• COG-AHEP0731 (Combination Chemotherapy in Treating Young Patients With Newly Diagnosed Liver Cancer):
    • Stage IV tumors with any histology and any AFP level or any stage tumor with an AFP level less than 100 ng/ml (high risk): The treatment regimen includes two cycles of vincristine/irinotecan (VI) followed by six cycles of C5VD. Those whose tumor responds to VI will also receive two additional cycles of VI, totaling ten cycles of chemotherapy. Resection to be determined by POSTTEXT staging as above.
    • On this study, residual metastases are resected at the time of definitive surgery or, in the case of liver transplant, prior to transplantation to render the patient free of extrahepatic disease prior to transplant. Those who cannot be rendered free of extrahepatic disease will continue chemotherapy and not undergo transplant.

References:

  1. Malogolowkin MH, Katzenstein HM, Meyers RL, et al.: Complete surgical resection is curative for children with hepatoblastoma with pure fetal histology: a report from the Children's Oncology Group. J Clin Oncol 29 (24): 3301-6, 2011.
  2. Haas JE, Feusner JH, Finegold MJ: Small cell undifferentiated histology in hepatoblastoma may be unfavorable. Cancer 92 (12): 3130-4, 2001.
  3. Douglass EC, Reynolds M, Finegold M, et al.: Cisplatin, vincristine, and fluorouracil therapy for hepatoblastoma: a Pediatric Oncology Group study. J Clin Oncol 11 (1): 96-9, 1993.
  4. Perilongo G, Shafford E, Maibach R, et al.: Risk-adapted treatment for childhood hepatoblastoma. final report of the second study of the International Society of Paediatric Oncology--SIOPEL 2. Eur J Cancer 40 (3): 411-21, 2004.
  5. Pritchard J, Brown J, Shafford E, et al.: Cisplatin, doxorubicin, and delayed surgery for childhood hepatoblastoma: a successful approach--results of the first prospective study of the International Society of Pediatric Oncology. J Clin Oncol 18 (22): 3819-28, 2000.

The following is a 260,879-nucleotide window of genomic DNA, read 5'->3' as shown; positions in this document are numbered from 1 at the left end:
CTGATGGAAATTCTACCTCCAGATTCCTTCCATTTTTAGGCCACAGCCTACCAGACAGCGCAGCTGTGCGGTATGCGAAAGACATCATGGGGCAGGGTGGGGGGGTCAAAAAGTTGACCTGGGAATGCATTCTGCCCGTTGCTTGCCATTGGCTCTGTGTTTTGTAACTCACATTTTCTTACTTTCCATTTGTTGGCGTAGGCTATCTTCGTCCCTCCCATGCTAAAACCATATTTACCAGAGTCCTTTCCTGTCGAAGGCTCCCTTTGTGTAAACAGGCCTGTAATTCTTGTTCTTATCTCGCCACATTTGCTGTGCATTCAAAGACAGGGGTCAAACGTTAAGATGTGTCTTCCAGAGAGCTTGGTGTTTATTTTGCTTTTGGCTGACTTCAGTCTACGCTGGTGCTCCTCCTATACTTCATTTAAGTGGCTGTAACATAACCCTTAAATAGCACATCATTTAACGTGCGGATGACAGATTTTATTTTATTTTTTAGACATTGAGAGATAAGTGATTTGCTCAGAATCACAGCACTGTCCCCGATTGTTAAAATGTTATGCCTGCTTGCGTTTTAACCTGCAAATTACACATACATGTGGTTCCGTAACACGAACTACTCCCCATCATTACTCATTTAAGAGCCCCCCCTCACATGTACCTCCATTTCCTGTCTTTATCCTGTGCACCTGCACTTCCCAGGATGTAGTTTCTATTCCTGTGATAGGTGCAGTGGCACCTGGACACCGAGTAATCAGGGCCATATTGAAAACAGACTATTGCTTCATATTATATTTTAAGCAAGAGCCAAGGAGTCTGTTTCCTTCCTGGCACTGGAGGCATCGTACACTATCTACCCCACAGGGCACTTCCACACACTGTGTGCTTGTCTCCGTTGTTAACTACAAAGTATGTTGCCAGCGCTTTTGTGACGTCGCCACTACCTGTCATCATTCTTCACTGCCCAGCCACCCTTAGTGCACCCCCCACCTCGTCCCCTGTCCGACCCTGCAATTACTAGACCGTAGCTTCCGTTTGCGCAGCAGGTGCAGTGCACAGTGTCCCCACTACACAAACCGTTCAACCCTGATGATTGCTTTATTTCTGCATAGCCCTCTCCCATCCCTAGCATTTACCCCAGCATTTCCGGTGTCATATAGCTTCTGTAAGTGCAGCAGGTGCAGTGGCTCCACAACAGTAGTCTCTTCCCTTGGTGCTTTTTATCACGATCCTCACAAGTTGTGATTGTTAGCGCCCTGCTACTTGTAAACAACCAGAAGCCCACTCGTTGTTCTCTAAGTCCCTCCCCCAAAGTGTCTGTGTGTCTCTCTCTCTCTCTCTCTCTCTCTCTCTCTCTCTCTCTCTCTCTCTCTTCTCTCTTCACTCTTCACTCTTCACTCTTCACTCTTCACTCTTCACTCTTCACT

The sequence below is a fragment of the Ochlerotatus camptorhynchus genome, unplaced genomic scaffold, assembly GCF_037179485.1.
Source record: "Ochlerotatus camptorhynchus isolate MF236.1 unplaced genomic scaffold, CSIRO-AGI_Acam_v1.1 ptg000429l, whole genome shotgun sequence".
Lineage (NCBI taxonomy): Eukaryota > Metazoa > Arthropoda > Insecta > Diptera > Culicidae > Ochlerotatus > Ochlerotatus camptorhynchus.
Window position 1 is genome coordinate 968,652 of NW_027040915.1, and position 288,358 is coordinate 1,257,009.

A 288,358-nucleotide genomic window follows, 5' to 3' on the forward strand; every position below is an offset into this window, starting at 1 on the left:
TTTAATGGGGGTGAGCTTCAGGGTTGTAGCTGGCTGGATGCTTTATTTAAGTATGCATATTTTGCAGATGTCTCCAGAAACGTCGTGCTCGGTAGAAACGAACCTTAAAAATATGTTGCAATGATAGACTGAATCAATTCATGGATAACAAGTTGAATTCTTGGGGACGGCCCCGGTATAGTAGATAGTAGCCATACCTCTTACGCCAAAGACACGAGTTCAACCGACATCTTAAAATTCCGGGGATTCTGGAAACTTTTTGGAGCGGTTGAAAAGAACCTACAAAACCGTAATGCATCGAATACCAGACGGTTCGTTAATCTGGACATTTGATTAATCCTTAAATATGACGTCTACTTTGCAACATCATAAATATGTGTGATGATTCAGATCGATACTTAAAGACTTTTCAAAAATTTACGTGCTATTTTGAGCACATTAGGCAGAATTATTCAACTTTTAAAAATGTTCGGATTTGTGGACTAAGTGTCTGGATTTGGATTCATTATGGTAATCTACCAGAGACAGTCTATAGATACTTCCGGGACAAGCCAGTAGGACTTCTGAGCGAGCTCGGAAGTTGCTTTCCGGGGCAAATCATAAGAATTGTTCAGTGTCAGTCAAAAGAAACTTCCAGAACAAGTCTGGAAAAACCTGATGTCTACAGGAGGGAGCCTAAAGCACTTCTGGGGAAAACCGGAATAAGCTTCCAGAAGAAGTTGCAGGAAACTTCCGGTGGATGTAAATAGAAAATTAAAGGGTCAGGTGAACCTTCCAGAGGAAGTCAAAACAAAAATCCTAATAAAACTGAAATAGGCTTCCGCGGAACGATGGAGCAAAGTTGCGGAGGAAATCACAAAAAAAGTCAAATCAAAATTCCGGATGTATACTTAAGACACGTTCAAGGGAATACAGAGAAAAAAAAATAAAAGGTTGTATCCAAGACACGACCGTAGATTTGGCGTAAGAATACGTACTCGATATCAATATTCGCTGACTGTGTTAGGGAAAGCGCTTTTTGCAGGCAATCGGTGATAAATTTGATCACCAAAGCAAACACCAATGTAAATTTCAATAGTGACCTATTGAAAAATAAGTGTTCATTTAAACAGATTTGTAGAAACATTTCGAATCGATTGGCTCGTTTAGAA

6. Ortega JA, Douglass EC, Feusner JH, et al.: Randomized comparison of cisplatin/vincristine/fluorouracil and cisplatin/continuous infusion doxorubicin for treatment of pediatric hepatoblastoma: A report from the Children's Cancer Group and the Pediatric Oncology Group. J Clin Oncol 18 (14): 2665-75, 2000.
  7. Ortega JA, Krailo MD, Haas JE, et al.: Effective treatment of unresectable or metastatic hepatoblastoma with cisplatin and continuous infusion doxorubicin chemotherapy: a report from the Childrens Cancer Study Group. J Clin Oncol 9 (12): 2167-76, 1991.
  8. Reynolds M, Douglass EC, Finegold M, et al.: Chemotherapy can convert unresectable hepatoblastoma. J Pediatr Surg 27 (8): 1080-3; discussion 1083-4, 1992.
  9. von Schweinitz D, Hecker H, Harms D, et al.: Complete resection before development of drug resistance is essential for survival from advanced hepatoblastoma--a report from the German Cooperative Pediatric Liver Tumor Study HB-89. J Pediatr Surg 30 (6): 845-52, 1995.
  10. Malogolowkin MH, Katzenstein H, Krailo MD, et al.: Intensified platinum therapy is an ineffective strategy for improving outcome in pediatric patients with advanced hepatoblastoma. J Clin Oncol 24 (18): 2879-84, 2006.
  11. Reyes JD, Carr B, Dvorchik I, et al.: Liver transplantation and chemotherapy for hepatoblastoma and hepatocellular cancer in childhood and adolescence. J Pediatr 136 (6): 795-804, 2000.